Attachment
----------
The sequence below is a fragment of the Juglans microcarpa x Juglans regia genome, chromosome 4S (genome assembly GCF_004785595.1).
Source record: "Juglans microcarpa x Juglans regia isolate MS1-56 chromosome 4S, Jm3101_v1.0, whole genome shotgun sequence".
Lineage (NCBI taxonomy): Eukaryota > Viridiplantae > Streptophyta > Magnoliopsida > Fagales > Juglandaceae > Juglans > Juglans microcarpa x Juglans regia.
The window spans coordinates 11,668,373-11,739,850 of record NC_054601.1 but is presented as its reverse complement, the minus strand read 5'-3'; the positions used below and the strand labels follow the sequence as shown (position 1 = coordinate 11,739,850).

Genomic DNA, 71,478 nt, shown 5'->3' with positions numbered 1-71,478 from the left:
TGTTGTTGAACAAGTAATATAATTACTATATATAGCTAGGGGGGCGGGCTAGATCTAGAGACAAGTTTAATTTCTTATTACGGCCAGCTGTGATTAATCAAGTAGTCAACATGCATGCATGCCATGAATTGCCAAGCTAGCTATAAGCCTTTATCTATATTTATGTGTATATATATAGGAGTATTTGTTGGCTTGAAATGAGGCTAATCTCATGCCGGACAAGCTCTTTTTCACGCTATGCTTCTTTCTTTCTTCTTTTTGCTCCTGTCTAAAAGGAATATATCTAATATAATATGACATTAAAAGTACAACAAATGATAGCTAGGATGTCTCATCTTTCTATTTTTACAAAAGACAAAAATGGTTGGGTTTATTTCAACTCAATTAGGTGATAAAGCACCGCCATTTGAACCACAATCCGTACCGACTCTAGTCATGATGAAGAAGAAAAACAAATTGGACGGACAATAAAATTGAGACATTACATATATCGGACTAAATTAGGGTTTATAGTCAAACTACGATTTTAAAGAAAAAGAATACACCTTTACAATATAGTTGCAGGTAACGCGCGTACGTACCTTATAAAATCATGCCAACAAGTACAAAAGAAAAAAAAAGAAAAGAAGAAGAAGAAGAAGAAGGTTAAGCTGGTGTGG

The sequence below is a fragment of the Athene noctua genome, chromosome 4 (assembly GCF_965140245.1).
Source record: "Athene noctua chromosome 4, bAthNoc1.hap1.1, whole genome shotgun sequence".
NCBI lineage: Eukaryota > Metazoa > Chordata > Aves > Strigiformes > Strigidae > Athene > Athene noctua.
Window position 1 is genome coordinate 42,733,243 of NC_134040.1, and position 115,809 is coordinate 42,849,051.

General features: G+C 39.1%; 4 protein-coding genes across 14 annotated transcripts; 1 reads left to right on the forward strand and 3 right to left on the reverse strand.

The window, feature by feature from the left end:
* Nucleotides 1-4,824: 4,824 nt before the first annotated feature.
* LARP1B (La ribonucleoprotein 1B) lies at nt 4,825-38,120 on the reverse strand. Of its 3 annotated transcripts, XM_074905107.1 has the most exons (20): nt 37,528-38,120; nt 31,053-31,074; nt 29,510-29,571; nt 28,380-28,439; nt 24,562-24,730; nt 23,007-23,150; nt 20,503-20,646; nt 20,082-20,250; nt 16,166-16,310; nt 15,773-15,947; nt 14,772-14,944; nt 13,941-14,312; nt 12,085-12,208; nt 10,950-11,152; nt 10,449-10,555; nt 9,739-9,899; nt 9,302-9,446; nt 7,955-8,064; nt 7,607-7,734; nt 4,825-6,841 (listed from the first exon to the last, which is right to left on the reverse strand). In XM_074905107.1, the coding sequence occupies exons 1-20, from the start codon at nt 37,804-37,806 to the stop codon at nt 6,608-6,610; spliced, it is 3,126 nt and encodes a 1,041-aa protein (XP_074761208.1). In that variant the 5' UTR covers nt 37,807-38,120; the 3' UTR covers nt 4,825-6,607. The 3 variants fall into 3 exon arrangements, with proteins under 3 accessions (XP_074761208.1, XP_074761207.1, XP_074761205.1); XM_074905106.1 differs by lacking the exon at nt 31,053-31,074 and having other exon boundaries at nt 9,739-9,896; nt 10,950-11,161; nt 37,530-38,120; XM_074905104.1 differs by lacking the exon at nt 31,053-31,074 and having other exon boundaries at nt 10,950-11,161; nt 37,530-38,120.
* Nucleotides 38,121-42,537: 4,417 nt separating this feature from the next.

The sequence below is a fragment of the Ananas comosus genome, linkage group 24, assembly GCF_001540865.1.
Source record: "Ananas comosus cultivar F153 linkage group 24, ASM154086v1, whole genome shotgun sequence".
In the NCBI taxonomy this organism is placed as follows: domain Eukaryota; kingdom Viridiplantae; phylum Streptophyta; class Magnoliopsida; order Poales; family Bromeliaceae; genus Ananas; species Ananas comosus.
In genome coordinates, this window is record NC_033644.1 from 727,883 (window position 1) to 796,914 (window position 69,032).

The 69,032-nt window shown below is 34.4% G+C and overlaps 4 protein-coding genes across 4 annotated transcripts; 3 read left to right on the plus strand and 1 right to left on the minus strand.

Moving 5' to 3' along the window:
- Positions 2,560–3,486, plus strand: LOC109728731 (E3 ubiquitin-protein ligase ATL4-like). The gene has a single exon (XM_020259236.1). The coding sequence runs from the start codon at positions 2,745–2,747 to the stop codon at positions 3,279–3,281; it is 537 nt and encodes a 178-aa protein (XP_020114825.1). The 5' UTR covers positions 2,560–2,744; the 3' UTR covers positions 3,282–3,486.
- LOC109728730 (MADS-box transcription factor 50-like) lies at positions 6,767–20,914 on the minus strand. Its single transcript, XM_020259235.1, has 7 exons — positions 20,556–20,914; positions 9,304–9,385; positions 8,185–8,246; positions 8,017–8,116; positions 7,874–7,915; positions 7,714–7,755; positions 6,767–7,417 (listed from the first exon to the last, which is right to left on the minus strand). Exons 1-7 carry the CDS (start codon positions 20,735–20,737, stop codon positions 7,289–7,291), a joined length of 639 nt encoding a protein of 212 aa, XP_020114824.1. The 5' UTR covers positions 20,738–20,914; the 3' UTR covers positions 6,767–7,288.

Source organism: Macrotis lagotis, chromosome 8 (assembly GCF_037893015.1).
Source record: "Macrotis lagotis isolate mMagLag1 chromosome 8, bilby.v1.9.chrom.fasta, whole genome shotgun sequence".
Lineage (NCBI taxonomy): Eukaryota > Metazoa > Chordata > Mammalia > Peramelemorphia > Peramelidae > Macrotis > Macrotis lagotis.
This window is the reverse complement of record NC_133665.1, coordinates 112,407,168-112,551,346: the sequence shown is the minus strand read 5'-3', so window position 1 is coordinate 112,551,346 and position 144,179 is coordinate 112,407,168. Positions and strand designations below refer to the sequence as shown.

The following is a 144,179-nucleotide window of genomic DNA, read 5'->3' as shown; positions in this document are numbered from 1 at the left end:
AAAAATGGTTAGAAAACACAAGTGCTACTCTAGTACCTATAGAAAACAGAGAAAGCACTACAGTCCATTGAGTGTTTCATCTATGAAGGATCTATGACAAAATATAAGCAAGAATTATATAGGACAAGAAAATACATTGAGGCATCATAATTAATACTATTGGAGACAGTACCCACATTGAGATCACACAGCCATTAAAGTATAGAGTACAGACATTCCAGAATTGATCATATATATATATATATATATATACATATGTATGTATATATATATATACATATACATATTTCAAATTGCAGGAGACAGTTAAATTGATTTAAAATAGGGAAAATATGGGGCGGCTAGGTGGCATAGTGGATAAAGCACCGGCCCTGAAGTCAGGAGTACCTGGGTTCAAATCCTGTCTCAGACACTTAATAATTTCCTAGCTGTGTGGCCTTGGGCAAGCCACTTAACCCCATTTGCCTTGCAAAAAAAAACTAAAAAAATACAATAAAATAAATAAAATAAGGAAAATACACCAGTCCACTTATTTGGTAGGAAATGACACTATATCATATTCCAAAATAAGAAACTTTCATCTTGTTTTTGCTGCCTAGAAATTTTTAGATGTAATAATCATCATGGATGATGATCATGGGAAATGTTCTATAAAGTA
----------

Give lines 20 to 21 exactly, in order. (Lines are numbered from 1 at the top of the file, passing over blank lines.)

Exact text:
The 69,032-nt window shown below is 34.4% G+C and overlaps 4 protein-coding genes across 4 annotated transcripts; 3 read left to right on the plus strand and 1 right to left on the minus strand.

Moving 5' to 3' along the window: